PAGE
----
The battle against antibiotic-resistant bacteria gets a new ally: a computer program that can quickly examine a bacteria's DNA and predict its antibiotic resistance has been developed in the UK. The bacteria's DNA can be taken from the infection and the software can also identify which antibiotics will be effective.
The software is currently being evaluated in three hospitals in Oxford, Leeds and Brighton. The clinical setting assessments aim to see if using the software can result in faster diagnoses of antibiotic-resistant infections. Moreover, researchers want to see if the software can help physicians in prescribing antibiotics that will work effectively on the bacterial infection.
Predicting Antibiotic Resistance
Aptly named the Mykrobe Predictor, the software was developed by the team of Zamin Iqbal from the University of Oxford's Wellcome Trust Centre for Human Genetics. The Mykrobe Predictor software can be installed and run using a standard-issue tablet or laptop. The software also does not require a specialized technical know-how to use. When a cultured bacteria's DNA has been sequenced, the Mykrobe Predictor can examine a bacteria's complete genetic code in less than three minutes.
A clinical study using the Mykrobe Predictor analyzed more than 4,500 retrospective samples from patients. Findings proved the software generated accurate detections of tuberculosis (TB) and Staphylococcus aureus (S. aureus), one form of which causes Methicillin-resistant Staphylococcus aureus (MRSA).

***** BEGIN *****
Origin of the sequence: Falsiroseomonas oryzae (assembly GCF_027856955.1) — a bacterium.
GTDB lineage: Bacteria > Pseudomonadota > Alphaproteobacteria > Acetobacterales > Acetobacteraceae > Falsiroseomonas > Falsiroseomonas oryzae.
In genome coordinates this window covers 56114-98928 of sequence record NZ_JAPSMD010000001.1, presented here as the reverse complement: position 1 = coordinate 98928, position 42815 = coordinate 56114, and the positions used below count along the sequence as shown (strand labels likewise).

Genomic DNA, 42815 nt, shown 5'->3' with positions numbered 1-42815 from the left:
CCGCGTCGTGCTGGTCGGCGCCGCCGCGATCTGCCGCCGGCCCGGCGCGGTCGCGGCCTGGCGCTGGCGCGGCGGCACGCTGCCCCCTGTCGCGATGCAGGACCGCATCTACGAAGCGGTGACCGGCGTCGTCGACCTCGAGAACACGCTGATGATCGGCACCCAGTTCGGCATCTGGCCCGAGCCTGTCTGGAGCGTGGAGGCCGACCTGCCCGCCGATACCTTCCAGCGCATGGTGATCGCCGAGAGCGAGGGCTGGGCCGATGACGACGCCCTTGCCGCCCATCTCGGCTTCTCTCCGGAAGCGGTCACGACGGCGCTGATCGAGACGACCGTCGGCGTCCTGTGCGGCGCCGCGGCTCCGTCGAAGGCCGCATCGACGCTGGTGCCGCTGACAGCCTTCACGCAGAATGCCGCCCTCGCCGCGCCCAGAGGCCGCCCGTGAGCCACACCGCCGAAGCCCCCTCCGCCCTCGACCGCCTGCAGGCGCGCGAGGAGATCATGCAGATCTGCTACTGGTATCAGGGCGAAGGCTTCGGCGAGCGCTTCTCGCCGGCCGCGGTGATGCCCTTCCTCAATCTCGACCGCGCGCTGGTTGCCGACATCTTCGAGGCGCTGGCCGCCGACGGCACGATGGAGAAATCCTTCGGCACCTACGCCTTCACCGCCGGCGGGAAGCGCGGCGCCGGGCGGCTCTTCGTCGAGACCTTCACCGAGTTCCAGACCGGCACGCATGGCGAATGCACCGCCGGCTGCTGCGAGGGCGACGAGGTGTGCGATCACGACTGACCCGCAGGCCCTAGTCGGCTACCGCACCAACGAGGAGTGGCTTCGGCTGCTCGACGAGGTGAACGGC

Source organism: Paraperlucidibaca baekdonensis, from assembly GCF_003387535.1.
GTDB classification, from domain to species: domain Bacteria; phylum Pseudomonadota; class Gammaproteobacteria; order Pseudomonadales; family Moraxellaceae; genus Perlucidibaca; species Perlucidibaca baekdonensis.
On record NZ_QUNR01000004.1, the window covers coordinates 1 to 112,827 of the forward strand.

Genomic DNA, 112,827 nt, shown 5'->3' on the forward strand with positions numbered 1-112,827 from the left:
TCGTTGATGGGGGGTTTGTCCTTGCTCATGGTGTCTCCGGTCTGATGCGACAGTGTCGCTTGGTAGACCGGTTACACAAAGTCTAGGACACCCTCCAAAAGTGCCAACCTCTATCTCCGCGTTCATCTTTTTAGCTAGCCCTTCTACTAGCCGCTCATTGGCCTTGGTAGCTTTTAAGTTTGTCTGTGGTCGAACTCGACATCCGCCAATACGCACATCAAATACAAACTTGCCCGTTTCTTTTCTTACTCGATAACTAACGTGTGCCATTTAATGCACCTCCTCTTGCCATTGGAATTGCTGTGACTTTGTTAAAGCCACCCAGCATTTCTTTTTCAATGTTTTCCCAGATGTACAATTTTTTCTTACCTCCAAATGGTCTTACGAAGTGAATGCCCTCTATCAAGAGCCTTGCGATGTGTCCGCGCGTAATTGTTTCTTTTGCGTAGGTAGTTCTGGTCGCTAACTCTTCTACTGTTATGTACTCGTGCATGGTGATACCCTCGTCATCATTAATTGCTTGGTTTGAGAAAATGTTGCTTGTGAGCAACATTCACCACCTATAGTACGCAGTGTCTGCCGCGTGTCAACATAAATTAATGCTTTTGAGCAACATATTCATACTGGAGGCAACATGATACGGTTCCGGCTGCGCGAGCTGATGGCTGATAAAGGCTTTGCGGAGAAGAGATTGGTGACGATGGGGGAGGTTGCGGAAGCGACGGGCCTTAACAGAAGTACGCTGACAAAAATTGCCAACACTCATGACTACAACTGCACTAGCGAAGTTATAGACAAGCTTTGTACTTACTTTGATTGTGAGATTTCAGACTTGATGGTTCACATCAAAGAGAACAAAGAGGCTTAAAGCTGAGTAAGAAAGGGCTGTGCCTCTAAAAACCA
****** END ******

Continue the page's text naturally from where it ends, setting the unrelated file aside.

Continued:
In more than 99 percent of S. aureus cases, the Mykrobe Predictor software successfully detected the bacteria's resistance to five antibiotics. The data matched results from conventional drug susceptibility testing.
For TB, the software matched results using current DNA tests. Since the genetic basis for TB's antibiotic resistance is unclear, snippets of DNA were analyzed instead of the entire genetic sequence. The Mykrobe Predictor detected 82.6 percent of drug-resistant infections. Moreover, the software was able to finish the entire process in just five to 16 weeks.
"Our software manages data quickly and presents the results to doctors and nurses in ways that are easy to understand, so they can instinctively use them to make better treatment decisions," said Iqbal, the paper's senior author.
Antibiotic Resistance: A Global Health Threat
Antibiotic resistance is a major hazard to worldwide health. Bacteria constantly evolve and sometimes, they evolve to become drug-resistant which could lead to deadly infections. When a bacteria strain becomes resistant to drugs, the newly acquired trait can also be passed to other bacteria.
In order to stop the spread of drug-resistant bacteria, patients should be given the right antibiotic type and treated fast. However, analyzing which bacterial strain is causing the infection and which antibiotics would work requires a long and tedious process. This involves applying various antibiotics to the bacteria placed in a petri dish. Drug susceptibility tests can take days. For slow-developing infections such as TB, the testing could take even months.
This is the issue that the researchers strive to address with Mykrobe Predictor. "Our ultimate goal is to be able to provide complete information on a pathogen within 24 hours of culture," Iqbal added.
The information generated using the software is then linked to a national database to allow medical specialists to deliver a faster and more efficient treatment for patients.
The clinical study findings were published in the journal Nature Communications on Dec. 21.
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